FEDEX CORPORATION | Report on Climate Lobbying

AGM date
Resolution details
Company ticker
Resolution ask
Conduct due diligence, audit or risk/impact assessment
ESG theme
  • Environment
ESG sub-theme
  • Lobbying / political engagement
Type of vote
Shareholder proposal
Filer type
Company sector
Company HQ country
United States
Resolved clause
Shareholders request that the Board of Directors conduct an evaluation and issue a report (at reasonable
cost, omitting proprietary information) describing if, and how, FedEx Corporation’s (“FedEx”) lobbying and policy influence
activities (including direct and indirect forms) align with the goal of the Paris Agreement to limit average global warming
to 1.5 degrees Celsius (1.5°C) above pre-industrial levels, and how FedEx plans to mitigate the risks presented by any
misalignment. Such an assessment should examine the underlying actions taken, in both direct and indirect lobbying, and not
rely on publicly stated positions solely to determine alignment with the Paris Agreement’s goals.
Supporting statement
In an April 2022 global assessment, the Intergovernmental Panel on Climate Change1 makes it quite clear that nations and
fossil-fuel users have fallen short2 to limit global warming to just 1.5°C, and that such a goal is now almost entirely out of reach
unless sudden and dramatic changes are implemented to limit fossil fuel use, re-envision energy and transport systems, and
re-think land use. Society now has a 6 to 10% chance of meeting this scenario, an additional study noted.3
While corporations are not solely responsible for rising global temperatures, many high-emitting companies have spent
years, or decades, intervening in regulatory and policy discussions--through direct lobbying, trade association involvement,
and support for policy-focused organizations--to delay global rules that would enable a less disruptive energy transition.
Companies therefore have a critical role to play in reversing this course.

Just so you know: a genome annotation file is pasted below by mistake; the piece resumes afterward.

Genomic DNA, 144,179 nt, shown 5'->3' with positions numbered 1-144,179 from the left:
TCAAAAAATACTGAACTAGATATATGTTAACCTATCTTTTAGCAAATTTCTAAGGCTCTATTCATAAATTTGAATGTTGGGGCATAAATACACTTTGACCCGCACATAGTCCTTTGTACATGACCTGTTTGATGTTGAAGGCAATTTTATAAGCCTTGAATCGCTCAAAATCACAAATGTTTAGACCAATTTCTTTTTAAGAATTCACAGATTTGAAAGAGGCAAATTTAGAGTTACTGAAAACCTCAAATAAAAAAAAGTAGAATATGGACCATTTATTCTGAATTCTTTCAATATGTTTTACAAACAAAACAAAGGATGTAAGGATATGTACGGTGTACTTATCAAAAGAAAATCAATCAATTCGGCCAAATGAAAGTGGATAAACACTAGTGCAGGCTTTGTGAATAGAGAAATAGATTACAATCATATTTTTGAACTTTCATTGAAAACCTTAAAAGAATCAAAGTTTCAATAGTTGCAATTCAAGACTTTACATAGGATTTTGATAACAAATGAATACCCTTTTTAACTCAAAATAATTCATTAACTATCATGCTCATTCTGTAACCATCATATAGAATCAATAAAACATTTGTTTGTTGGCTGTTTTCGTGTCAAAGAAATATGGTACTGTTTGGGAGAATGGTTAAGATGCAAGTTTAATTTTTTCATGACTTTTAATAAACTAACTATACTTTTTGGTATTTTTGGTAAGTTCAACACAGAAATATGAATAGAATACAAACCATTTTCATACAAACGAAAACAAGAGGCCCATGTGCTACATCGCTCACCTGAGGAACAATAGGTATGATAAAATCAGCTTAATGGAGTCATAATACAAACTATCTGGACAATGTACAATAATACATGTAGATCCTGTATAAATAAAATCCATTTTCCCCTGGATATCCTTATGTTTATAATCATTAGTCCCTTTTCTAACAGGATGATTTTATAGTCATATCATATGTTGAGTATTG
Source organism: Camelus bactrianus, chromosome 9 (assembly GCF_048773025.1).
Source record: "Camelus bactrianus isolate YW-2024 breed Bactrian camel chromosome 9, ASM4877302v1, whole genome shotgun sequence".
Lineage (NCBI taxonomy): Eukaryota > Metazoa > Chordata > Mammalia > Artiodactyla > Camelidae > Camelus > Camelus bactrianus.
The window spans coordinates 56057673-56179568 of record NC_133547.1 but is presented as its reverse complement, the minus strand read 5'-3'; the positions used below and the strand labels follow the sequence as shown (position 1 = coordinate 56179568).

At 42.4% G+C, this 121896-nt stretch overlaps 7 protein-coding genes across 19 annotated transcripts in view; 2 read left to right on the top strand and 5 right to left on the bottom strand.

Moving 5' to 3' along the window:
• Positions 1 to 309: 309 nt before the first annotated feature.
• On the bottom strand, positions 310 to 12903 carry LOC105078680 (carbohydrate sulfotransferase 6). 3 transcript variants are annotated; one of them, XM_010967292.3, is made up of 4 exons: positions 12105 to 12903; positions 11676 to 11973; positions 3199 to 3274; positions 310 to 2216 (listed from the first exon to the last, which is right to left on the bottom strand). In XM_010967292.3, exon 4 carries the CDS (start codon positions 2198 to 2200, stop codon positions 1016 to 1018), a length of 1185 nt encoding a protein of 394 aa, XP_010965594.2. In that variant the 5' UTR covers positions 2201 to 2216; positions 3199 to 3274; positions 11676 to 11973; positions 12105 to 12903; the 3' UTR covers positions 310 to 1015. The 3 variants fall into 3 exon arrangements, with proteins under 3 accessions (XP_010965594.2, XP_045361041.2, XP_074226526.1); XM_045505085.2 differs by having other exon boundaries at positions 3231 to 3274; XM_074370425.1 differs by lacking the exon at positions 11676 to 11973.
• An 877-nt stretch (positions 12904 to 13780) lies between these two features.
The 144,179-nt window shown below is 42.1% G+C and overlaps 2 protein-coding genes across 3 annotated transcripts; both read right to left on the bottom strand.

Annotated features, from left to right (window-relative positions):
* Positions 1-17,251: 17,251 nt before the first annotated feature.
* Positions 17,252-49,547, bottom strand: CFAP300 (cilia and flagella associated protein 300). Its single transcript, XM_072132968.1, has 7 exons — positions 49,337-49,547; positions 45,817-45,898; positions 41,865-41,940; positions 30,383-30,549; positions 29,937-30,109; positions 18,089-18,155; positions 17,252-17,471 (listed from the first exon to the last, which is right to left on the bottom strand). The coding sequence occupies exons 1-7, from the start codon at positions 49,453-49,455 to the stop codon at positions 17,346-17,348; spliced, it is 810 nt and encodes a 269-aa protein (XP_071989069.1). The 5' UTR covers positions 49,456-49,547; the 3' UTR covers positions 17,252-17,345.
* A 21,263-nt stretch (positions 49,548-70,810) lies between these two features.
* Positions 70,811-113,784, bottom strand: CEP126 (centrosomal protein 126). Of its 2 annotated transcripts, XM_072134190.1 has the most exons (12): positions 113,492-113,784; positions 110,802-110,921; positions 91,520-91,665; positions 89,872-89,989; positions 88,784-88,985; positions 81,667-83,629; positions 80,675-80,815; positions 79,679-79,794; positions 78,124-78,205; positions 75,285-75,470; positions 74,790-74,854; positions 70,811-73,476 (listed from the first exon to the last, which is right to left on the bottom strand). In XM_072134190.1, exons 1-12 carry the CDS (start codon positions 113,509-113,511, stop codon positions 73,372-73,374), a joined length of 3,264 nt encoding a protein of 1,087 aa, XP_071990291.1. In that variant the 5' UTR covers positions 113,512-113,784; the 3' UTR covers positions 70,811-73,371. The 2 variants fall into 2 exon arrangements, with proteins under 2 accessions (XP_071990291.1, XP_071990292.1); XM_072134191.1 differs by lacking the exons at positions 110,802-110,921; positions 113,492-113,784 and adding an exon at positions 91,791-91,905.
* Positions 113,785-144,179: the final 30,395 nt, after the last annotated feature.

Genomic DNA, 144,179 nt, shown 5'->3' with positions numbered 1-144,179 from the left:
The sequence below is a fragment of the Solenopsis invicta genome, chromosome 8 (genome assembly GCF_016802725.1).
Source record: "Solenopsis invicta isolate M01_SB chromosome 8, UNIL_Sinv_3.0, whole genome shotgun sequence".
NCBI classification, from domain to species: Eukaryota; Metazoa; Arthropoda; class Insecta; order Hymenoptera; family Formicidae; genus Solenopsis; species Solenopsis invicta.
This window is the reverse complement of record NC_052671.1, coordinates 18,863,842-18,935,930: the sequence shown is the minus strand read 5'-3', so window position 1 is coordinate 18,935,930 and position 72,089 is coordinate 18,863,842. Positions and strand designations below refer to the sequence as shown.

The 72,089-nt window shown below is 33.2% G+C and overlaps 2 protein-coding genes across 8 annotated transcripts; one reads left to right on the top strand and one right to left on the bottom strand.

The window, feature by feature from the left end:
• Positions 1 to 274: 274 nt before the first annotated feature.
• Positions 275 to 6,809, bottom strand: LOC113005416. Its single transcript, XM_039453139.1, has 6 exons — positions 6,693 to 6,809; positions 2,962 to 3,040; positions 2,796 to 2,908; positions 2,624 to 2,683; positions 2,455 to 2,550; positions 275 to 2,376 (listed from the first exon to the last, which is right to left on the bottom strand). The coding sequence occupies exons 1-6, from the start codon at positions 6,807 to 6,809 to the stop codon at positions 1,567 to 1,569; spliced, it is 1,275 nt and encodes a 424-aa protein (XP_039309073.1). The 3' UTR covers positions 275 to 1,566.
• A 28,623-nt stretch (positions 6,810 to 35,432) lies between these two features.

Of particular concern are trade associations and other policy organizations that speak for business but too often present
major obstacles to addressing the climate crisis. Some companies rely on such entities to launch public relations campaigns to
hamper climate progress, and then disassociate those efforts by noting that ‘companies don’t always agree with their trade
associations on every issue.’
Corporate lobbying that is inconsistent with the Paris Agreement poses escalating material risks to investors, including
growing systemic risks to our financial systems, as delays in curbing greenhouse gases increase the physical risks from
extreme weather, threaten regional economic stability, and heighten volatility in investment portfolios.4 As investors, we view
fulfillment of the Paris Agreement’s goal as an imperative to discharging our fiduciary duties, as climate scenarios of 3-4°C or
more are unacceptable and uninvestable.
While FedEx has committed to carbon neutrality by 2040 for its operations (including purchasing zero-emissions vehicles for
portions of its fleet), it is unclear how FedEx takes account of (if at all) its trade associations or other forms of policy influence.
FedEx does not comprehensively disclose its trade association involvement,5 nor nonprofit memberships or other forms of
lobbying. In its latest CDP response, FedEx noted that the US Chamber of Commerce (which nonprofit Influence Map scores
as misaligned with the Paris Agreement6) had a “mixed” climate record with itself, but did not provide analysis of what that

How other organisations have declared their voting intentions

Organisation name Declared voting intentions Rationale
VidaCaixa For
Sandbar Asset Management LLP For

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